Mardi was Melville’s first commercial failure, with most reviewers finding it neither fish nor fowl, although it did attract favourable critical attention from Nathaniel Hawthorne, heralding a long friendship between the two writers, who saw in it ‘depths here and there that compel a man to swim for his life’. The influential journalist N. P. Willis also described the prose as ‘exquisite’. Melville followed-through with the more self-consciously mainstream Redburn: His First Voyage (1849) – once more published by Bentley and Harper – again drawing on his own experiences. Like Melville, his protagonist’s father dies a bankrupt, and the semi-autobiographical account of this period is raw and deeply moving. The main body of the novel is more happy-go-lucky in tone, recounting the adventures of Wellingborough Redburn (or ‘Buttons’), a well-mannered middle-class youth who must find his place among a ragtag crew of foul-mouthed and tough professional sailors on a voyage to Liverpool, mirroring Melville’s first taste of the seafaring life on the St. Lawrence in 1839. As he wrote to Bentley: ‘I have now in preparation a thing of a widely different cast from “Mardi”: – a plain, straightforward, amusing narrative of personal experience – the son of a gentleman on his first voyage to sea as a sailor – no metaphysics, no conic-sections, nothing but cakes & ale.’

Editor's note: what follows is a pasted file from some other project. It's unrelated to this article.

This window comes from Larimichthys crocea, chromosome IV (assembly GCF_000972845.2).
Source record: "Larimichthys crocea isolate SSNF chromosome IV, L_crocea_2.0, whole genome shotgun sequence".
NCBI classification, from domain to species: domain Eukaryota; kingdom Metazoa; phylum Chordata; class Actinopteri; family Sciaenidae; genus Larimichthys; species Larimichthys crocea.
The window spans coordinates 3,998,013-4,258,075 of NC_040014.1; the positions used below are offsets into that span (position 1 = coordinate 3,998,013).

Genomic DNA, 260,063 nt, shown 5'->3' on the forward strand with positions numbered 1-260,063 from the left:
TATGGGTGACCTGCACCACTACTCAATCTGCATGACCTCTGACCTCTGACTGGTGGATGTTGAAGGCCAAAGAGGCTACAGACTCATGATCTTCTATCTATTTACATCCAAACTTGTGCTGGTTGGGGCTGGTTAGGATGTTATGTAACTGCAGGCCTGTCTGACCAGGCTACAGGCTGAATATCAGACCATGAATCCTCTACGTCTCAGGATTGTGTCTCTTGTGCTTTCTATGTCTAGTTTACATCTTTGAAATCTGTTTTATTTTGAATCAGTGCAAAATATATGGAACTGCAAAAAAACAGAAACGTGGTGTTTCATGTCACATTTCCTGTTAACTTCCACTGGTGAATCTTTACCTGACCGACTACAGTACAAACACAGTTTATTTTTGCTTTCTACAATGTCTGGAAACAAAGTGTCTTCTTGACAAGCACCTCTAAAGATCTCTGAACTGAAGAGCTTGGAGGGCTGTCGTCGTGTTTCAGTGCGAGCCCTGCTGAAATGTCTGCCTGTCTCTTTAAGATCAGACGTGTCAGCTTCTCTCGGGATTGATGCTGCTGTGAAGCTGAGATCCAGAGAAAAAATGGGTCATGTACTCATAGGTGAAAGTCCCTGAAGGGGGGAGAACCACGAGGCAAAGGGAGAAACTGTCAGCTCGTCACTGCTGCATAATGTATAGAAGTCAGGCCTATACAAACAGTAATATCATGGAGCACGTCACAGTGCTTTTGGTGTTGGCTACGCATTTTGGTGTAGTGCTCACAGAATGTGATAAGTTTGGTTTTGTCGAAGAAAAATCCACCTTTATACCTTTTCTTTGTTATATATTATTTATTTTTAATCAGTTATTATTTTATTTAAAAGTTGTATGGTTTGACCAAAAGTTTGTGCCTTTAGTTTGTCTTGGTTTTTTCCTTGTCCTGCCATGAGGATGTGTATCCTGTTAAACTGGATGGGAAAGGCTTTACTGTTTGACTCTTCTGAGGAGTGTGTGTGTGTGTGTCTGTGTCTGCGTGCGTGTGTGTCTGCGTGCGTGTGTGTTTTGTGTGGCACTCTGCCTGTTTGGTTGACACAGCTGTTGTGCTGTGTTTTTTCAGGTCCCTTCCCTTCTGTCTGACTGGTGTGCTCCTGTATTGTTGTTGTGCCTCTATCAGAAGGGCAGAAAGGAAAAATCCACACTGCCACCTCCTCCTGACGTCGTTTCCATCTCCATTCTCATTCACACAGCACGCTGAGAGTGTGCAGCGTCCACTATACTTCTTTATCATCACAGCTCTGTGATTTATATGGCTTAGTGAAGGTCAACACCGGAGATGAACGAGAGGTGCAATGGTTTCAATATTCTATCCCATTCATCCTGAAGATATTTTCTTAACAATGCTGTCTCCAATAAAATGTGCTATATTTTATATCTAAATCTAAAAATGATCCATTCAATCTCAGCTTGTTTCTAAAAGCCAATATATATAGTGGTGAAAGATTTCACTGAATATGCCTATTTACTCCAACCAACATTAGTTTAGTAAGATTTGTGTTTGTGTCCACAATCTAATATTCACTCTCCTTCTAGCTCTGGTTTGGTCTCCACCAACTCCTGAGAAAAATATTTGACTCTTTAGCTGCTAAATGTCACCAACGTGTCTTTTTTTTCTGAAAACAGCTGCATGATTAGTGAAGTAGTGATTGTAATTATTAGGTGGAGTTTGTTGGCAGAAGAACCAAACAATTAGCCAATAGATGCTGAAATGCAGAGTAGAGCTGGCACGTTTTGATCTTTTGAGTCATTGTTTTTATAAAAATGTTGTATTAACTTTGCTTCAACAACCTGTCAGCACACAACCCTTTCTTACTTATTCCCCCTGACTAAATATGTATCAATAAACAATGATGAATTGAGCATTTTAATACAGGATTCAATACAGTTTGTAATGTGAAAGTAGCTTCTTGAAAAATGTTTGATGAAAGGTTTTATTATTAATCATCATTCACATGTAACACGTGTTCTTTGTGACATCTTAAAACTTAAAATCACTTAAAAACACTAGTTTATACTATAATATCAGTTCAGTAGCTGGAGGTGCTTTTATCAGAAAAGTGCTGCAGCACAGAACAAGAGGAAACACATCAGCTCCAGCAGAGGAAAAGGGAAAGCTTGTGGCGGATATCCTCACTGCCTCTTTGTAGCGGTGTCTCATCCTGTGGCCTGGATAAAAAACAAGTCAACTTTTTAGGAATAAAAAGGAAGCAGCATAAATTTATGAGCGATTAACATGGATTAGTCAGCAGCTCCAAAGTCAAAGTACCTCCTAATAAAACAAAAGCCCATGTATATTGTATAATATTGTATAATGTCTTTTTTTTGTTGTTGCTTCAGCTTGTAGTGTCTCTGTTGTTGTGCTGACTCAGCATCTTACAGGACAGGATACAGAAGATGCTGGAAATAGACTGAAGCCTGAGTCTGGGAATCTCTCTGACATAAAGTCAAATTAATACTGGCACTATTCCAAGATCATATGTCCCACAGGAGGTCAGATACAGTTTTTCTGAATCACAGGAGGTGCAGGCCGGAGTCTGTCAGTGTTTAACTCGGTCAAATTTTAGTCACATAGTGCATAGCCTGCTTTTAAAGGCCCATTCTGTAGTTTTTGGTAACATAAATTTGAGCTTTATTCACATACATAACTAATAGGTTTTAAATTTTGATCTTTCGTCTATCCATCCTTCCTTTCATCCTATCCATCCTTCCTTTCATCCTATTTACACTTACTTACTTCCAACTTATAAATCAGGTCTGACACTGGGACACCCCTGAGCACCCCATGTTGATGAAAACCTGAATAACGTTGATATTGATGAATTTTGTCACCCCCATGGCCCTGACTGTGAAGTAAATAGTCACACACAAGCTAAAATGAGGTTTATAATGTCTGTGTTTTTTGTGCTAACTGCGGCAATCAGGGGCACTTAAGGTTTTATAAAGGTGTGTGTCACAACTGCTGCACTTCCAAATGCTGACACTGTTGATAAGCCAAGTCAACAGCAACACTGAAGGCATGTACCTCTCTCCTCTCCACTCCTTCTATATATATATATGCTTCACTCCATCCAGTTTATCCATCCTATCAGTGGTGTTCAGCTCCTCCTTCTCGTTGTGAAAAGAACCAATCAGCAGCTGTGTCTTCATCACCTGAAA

Redburn was successful enough to warrant the similarly straightforward creative nonfiction White-Jacket; or, The World in a Man-of-War the following year (again published by Bentley in the UK and Harper in the US). White-Jacket is based on Melville’s time in the US Navy, an institution of which the book is unwaveringly critical, especially on the subject of flogging. (In this regard, it anticipates his final, uncompleted novel Billy Budd.) Critics and politicians alike picked up on this, horrified by the graphic descriptions of this brutal and arbitrary punishment, in part because Harper sent copies to every member of Congress. Led by the New Hampshire Democrat John P. Hale – who cited Melville’s novel – Congress banned flogging on all American ships in September 1850. White-Jacket was another popular success, but Melville later described it and Redburn as ‘two jobs which I have done for money – being forced to it as other men are to sawing wood.’ His problem was a familiar one to many writers, past and present: the tension between writing what he wanted to write (the metaphysics of Mardi), and what the market dictated (the nautical adventures). He thus set out to steer a path between both positions, in a new work he described to Bentley as ‘a romance of adventure, founded upon certain wild legends in the Southern Sperm Whale Fisheries, and illustrated by the author’s own personal experience, of two years & more, as a harpooneer…’

Like Leviathan, Moby-Dick was rising from the depths.

Stephen Carver

End of Part One

Image: ‘Sperm Whaling – The Chase’ by CF Wright [1885] Credit: Antony SOUTER / Alamy Stock Photo